Ericsson’s China chief said the Swedish telecoms equipment giant’s operations in the country have been affected by geopolitical tensions after Sweden banned equipment made by Huawei Technologies Co from its 5G network but the company remains optimistic on its prospects.
“Companies don’t want to be taken hostage by politics, we hope to run businesses according to logic and the rules of the market, but unfortunately that’s not the reality,” said Zhao Juntao, Ericsson China CEO, in a press conference in Beijing on Tuesday.
Ericsson’s China revenue tumbled in the second quarter by 2.5 billion Swedish crowns (US$290 million), the first drop in three years. The company warned investors in July of “a materially lower market share in mainland China for networks and digital services” due to an earlier decision by Stockholm to exclude Chinese vendors from next generation 5G mobile networks in Sweden.
Ericsson was awarded about 2 per cent of a 5G contract by China Mobile this year, down from 11 per cent last year, Reuters reported earlier. The company’s chief executive Borje Ekholm said at the time that the company did not intend to give up easily on China’s 5G market, which has the world’s largest 5G networks comprising 1 million 5G base stations across the country as of August.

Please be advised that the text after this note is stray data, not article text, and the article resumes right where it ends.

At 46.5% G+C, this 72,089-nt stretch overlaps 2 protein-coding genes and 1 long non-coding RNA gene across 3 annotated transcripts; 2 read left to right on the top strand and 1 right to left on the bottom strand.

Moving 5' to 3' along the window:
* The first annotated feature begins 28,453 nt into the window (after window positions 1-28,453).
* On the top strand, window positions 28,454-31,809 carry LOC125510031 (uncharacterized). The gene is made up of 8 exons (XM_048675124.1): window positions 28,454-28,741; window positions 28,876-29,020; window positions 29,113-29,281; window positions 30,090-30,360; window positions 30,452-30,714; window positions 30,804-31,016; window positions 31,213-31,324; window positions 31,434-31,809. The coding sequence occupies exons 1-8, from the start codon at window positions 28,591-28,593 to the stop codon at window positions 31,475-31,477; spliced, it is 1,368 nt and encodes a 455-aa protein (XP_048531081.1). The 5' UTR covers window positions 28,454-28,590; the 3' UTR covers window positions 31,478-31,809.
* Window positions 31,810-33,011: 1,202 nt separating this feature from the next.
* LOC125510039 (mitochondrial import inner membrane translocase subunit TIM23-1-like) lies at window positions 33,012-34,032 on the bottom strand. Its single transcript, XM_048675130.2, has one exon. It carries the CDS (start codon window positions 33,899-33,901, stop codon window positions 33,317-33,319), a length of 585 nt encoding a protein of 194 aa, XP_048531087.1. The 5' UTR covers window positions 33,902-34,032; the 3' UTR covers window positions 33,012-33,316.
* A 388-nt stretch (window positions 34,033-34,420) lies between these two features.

“We hope we can iron out the periodic fluctuations, and keep our market share in China growing,” said Zhao on Tuesday, adding that China will become a “5G innovation centre” and its market size is too big to miss.
Zhao said China’s application of 5G in industries still remains at a preliminary stage, with most traction for 5G traffic emanating from short-video platforms like Douyin, a trend similar in other 5G-leading countries such as South Korea.
“We are still at the stage of building 5G infrastructure”, Zhao said. He estimated that China’s 5G buildout would last for a couple of years longer.
Zhao’s view is in line with other industry commentators, who have noted that China’s industrial sector has been slow to adopt 5G technology due to high costs and fragmented demand despite a government push to roll out 5G networks.
Zhao said service industries like banking and e-commerce have been quicker than manufacturing to adopt the new technology, with the latter taking more time to carry out cost-benefit analysis on 5G.
Zhao said 5G applications in industry in China would likely focus on automobiles, ports, transportation and mining.
The South China Morning Post previously reported that Ericsson had decided to shut down its research centre in Nanjing, one of its five research centres in China, and planned to transfer 630 employees to its business partner.Internet Explorer Channel Network